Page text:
Progressive Grocer

JUN 2016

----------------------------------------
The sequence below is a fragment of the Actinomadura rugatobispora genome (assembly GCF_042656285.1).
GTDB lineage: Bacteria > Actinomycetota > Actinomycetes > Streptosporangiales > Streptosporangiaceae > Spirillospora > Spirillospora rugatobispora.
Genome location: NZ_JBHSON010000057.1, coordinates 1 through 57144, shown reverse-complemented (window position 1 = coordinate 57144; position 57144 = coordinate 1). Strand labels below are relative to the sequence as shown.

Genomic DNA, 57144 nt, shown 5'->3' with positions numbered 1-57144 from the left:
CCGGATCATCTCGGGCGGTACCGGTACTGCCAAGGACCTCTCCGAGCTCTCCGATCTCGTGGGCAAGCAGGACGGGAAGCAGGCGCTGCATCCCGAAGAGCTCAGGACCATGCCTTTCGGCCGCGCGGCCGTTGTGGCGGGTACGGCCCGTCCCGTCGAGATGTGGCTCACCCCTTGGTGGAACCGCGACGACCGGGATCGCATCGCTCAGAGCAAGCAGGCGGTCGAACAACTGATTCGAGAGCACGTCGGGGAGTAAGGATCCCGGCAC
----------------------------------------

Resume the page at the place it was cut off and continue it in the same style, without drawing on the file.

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19 SOLUTIONS JUNE 2016 shades that you can put on it," Lehman says. Another option for grocerants is curved rail lighting, commonly used for residential lighting, which ofers a sof look with a variety of fnishes. To help determine what kind of lighting would work to best defne their space, grocerants can turn to their lighting sup- pliers or look for designers or consultants specializing in the retail industry. Schenectady, N.Y.-based Price Chopper, for example, enlisted the help of Rensselaer Poly- technic Institute's Lighting Re- search Center when the chain opened a new store in Latham, N.Y., that includes a grocerant area called Market Bistro. Based on the center's input and assistance, the new Price Chopper store installed a variety of theatrical lighting to highlight the role of each particular section. Meanwhile, there's something to be said for the ambience that can be provided by natural light, says Mehmert. "An- other thing we're working hard at is getting seating areas around the perimeter of store in natural light. It's nice to look out during the day to see sunshine or, at night, to see street lights," Mehmert says. Dining decor In the "traditional" part of a supermarket, shoppers are used to certain aesthetics such as bright lights, merchandis- ing materials like clings, rail strips and other signage pieces. Music played on the store's sound system sets a certain tone. Grocerant areas, however, ofer a broad and diferent set of d├ęcor possibilities. Here, mood is everything. Traditional interior design elements like furnishings, fooring, color and decorative accents can provide both style and sub- stance to a space where customers can sit down and have a cup of cofee, share a meal with friends or read a book while they eat a prepared salad. Like lighting, color and furnishings give personality to a retail space, along with a brand identity. Colors in grocer- ants generally need to emphasize the area's role as a place to eat, enjoy and connect, says Mehmert. "If we're looking at accomplishing a tranquil and peaceful place for people to eat, we let the colors, materials and fabrics lend themselves to a dining experience," he says. Accessories also provide a personal touch that can high- light the store's role in the community. "We really want to embrace local themes and do so right in the store," says Mehmert. In one local store in the Milwaukee area, Meh- mert worked with the retailer to include photos of historical signifcance; for another store in Jackson Hole, Wyo., the team suggested accessories that evoke themes of moun- tains, wildlife, skiing and other local pastimes and pursuits. Visual interest can be created or enhanced in other ways, according to Johnson, who cites some examples of stores with an outside-the-box approach to grocerant design and layout. "I like Winn-Dixie's new concept store in Jack- sonville [Fla.], Green Zebra Grocery [in Portland, Ore.], Metropolitan Market [in the Seattle area], Whole Foods, Wegmans, Ikea and Central Market [in Texas], to name a few. Tey each ofer a variety of tables, chairs and eleva- tions, and encourage visceral meal preparation, relaxing [in an ongoing, interactive way]." G Grocerant areas ofer a broad and diferent set of decor possibilities where mood is everything.

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